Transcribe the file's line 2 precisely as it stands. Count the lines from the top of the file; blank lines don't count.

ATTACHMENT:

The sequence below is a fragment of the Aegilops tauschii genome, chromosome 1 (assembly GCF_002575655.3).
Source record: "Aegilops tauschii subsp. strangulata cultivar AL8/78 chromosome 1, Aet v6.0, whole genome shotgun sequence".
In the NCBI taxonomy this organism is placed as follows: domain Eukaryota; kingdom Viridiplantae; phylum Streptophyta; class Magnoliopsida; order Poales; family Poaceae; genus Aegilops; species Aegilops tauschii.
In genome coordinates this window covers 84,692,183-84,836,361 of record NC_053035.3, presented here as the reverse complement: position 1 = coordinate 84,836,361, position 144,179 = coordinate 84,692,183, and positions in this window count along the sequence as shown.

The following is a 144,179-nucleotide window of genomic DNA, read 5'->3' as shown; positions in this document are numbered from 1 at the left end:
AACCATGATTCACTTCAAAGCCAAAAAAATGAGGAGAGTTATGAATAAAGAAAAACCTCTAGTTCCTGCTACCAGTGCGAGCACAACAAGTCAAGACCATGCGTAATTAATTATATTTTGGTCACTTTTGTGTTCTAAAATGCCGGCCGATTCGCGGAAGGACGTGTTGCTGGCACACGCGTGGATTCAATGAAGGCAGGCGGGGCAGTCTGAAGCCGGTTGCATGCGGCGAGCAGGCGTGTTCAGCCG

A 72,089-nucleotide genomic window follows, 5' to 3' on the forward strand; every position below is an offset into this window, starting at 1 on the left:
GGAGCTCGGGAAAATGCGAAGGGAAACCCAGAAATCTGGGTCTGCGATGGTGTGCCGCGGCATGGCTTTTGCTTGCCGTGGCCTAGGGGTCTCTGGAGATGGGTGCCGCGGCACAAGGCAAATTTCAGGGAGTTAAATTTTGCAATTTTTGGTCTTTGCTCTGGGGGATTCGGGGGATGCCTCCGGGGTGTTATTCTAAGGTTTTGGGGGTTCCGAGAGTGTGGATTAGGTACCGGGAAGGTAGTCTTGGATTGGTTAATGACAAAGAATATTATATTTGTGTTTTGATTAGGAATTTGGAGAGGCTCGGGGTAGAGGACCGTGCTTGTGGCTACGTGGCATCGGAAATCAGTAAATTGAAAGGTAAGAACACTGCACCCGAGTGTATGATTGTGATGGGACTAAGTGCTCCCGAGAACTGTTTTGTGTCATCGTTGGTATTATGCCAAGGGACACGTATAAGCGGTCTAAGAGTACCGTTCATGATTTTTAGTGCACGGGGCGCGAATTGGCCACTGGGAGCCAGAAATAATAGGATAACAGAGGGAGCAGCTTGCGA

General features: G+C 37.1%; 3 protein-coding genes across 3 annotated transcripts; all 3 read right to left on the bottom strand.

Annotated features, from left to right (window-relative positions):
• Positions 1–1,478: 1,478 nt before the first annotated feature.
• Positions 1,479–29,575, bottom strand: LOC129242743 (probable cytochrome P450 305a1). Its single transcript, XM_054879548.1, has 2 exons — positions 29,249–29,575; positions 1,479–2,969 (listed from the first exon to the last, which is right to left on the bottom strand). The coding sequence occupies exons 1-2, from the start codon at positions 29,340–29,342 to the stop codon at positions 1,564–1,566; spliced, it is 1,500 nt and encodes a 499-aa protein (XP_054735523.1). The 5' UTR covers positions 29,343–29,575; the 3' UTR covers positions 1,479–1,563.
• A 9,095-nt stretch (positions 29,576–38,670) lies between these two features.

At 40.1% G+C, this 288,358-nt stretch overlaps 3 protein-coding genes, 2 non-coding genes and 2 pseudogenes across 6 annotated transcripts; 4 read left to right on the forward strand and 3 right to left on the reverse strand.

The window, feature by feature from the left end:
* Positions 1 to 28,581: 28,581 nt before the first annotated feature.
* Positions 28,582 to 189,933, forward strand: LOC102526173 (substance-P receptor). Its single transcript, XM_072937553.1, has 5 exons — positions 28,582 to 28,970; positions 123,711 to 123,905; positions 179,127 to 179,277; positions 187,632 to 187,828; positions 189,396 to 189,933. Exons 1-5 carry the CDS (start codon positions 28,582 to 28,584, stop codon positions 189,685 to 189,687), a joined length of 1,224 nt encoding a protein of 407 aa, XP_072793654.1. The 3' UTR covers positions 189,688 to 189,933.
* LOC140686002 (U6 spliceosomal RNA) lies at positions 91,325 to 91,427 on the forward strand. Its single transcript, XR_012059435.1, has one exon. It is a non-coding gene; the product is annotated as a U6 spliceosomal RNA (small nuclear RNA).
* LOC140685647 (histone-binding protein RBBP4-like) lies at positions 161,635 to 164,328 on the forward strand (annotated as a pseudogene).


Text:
Source record: "Aegilops tauschii subsp. strangulata cultivar AL8/78 chromosome 1, Aet v6.0, whole genome shotgun sequence".